My time is valuable to me, and if I lose progress in a RPG I’ll usually turn it off for a few days. I have things to do, I’m a full grown man! It’s frustrating to traverse the same dungeon and battle familiar boss. Yet, I’m totally okay with that happening in Majora’s Mask. I’ll admit I was bummed at first, but it was only a lightning strike of frustration. I soon realized how elaborate and clever the design was. Of course the player was going to have to reset the clock before beating a long chain of quests, so there are checkpoints at logical areas. Warping around is as simple as playing a few songs, and a handy-dandy notebook keeps track of what the citizens of Clock Town are up to. While progress is hard to come by, when you do complete a task that adds permanence, it feels amazing. Conquering a boss, resetting the clock, and seeing their mask in my inventory is a point of pride. Finding a new weapon or mask means when you travel back to day 1, a whole new world of possibilities are opened. The only other game I feel this sense of wonder with progress is when I find a new weapon in the barren world in Super Metroid.
Progress means something and consequences are real. The three day countdown isn’t some abstract warning that only impacts the game at certain junctions; the threat of the moon is constant, and not something the game will let you forget. Days are punctuated with ominous title cards, and as the end nears the music begins to warp. The game takes a demonic tone and it all comes to climax after a five-minute countdown. Never have I felt so anxious then when that final timer appears on the screen. I scramble for anything to remember my journey or try to squeeze in last second tasks to cement a bit of progress. Before the moon crashes into the world I play the Song of Time and travel back to the start. I breathe a sigh of relief and run head first into the future.
After finishing Zelda games out of obligation, I find myself excited to pick up Majora’s Mask and explore the world. Coming to Majora’s Mask after the hype train of Skyward Sword makes me realize just how important Majora’s Mask is. Majora’s Mask is an experiment from Nintendo. It showcases their design brilliance and talent at pleasing an audience. It’s peculiar and odd, but it teases the trite Zelda formula and introduces a slew of new elements. It’s maddening that Nintendo discarded all the progress and innovation of Majora’s Mask, and the games following Majora’s Mask failed to capitalize on its brilliance. Nintendo tried creating a darker Zelda in Twilight Princess. All they did there was make the game actually darker. The hint of neon didn’t help. The hub world in Skyward Sword is dull, despite the pastels. And the variety of combat options has yet to be matched, despite the advent of 1:1 motion controls.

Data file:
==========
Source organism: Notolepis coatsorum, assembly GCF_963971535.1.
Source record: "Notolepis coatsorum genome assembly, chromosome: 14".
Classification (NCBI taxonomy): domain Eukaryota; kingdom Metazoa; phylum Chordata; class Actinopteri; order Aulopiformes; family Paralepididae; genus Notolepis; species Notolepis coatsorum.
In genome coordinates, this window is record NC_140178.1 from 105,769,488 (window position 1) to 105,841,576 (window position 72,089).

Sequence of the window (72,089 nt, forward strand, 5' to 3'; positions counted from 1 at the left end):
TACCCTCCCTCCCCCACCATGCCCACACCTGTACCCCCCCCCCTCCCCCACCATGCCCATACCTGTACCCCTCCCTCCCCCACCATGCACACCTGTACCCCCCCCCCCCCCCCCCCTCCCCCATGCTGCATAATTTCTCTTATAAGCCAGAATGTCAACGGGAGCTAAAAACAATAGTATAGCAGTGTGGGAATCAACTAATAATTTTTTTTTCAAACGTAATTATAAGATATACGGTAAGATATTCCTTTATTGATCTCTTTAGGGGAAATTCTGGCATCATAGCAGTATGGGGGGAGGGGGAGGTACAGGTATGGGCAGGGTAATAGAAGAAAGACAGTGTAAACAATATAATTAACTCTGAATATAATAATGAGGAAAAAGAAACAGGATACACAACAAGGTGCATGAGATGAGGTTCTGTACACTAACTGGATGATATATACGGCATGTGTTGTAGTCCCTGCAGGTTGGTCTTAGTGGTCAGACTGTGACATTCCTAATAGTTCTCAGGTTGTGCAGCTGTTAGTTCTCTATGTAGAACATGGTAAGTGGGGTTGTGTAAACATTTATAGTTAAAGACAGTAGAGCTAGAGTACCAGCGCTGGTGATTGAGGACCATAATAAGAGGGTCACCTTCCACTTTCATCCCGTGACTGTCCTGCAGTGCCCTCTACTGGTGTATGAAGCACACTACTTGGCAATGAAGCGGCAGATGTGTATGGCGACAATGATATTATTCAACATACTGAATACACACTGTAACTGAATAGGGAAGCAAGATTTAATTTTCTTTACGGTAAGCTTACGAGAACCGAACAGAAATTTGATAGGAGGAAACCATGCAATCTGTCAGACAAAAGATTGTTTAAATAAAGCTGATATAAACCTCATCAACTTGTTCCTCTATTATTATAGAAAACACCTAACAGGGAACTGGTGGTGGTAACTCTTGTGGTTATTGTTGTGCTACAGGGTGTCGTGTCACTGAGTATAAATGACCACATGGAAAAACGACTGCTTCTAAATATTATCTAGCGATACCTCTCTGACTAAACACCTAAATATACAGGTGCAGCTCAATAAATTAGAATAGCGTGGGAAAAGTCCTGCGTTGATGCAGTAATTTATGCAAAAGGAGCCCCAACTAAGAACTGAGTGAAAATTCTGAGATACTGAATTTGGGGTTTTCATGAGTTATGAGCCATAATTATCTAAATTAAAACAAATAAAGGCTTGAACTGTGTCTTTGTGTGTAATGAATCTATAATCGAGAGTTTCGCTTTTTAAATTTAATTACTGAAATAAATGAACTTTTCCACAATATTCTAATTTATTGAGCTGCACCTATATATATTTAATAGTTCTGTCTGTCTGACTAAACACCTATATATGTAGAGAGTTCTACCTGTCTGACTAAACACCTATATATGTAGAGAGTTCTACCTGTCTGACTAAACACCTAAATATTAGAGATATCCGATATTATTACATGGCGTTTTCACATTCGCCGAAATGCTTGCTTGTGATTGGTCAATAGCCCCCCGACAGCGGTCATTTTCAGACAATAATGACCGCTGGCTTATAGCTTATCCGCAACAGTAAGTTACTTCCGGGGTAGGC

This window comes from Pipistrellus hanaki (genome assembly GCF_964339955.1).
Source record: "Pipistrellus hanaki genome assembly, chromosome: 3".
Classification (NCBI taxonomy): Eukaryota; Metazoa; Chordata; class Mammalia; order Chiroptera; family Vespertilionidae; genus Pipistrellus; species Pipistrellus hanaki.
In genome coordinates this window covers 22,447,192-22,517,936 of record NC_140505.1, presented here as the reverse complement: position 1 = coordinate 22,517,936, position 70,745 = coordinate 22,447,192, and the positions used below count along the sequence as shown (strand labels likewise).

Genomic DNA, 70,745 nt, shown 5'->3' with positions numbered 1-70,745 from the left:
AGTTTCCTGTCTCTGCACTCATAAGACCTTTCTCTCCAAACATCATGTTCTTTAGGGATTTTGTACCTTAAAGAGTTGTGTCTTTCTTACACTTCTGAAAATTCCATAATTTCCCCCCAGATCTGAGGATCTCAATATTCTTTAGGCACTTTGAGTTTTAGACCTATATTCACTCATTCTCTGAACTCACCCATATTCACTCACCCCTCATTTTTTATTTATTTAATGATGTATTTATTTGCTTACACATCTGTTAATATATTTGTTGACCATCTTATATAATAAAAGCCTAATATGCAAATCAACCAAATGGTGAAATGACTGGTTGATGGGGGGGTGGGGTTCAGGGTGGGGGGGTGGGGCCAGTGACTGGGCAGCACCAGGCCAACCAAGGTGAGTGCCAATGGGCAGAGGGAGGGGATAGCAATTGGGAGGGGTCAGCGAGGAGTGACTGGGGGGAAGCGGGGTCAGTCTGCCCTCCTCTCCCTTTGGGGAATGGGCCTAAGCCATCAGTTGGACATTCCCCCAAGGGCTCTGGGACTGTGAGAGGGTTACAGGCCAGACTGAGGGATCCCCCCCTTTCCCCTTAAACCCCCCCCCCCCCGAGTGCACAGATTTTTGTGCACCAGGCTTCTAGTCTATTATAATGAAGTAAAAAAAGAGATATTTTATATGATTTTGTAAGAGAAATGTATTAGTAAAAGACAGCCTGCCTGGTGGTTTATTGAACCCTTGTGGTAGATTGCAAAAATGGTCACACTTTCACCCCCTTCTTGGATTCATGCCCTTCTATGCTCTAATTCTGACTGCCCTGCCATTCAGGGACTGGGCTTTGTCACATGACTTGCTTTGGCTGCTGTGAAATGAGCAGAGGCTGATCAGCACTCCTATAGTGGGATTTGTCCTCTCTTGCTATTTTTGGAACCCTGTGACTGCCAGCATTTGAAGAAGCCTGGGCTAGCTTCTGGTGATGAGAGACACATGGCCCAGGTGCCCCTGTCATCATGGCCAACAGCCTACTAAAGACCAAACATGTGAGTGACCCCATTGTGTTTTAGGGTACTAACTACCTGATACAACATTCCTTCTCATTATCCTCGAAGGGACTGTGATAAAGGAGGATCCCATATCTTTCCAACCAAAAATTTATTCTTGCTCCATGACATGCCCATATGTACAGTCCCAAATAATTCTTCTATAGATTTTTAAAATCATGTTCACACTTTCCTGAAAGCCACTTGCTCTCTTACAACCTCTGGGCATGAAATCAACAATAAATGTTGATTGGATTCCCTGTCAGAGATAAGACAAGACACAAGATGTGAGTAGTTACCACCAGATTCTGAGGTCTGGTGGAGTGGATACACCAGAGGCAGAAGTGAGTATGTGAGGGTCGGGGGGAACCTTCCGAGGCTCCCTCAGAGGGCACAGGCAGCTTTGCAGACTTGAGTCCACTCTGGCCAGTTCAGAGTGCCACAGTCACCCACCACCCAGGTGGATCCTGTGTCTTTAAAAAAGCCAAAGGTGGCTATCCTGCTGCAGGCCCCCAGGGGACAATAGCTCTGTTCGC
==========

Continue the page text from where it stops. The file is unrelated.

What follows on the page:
Majora’s Mask is built on brilliant fundamentals that outshine the Zelda brand. It’s bold, beautiful, daring, and challenging. I’m confused why this formula hasn’t been adopted or spun-off into its own series, and it’s a shame that Nintendo hasn’t capitalized on this formular. It’s probably best I waited so long to put on Majora’s Mask. Having to play through Zelda games knowing that they left the mechanics of Majora’s Mask out in the rain to die would fill me with disappointment. Well, more disappointment. Once you put the Majora’s Mask on, it’s difficult to rip off. Unfortunately, going forward and entertaining future Zelda experiences is going to be difficult blinded by the Majora’s Mask. I mean, if you described to me every Zelda game and asked me to put them in order of when they were released based on features alone, I would put Majora’s Mask as the newest, not the one created in 2000.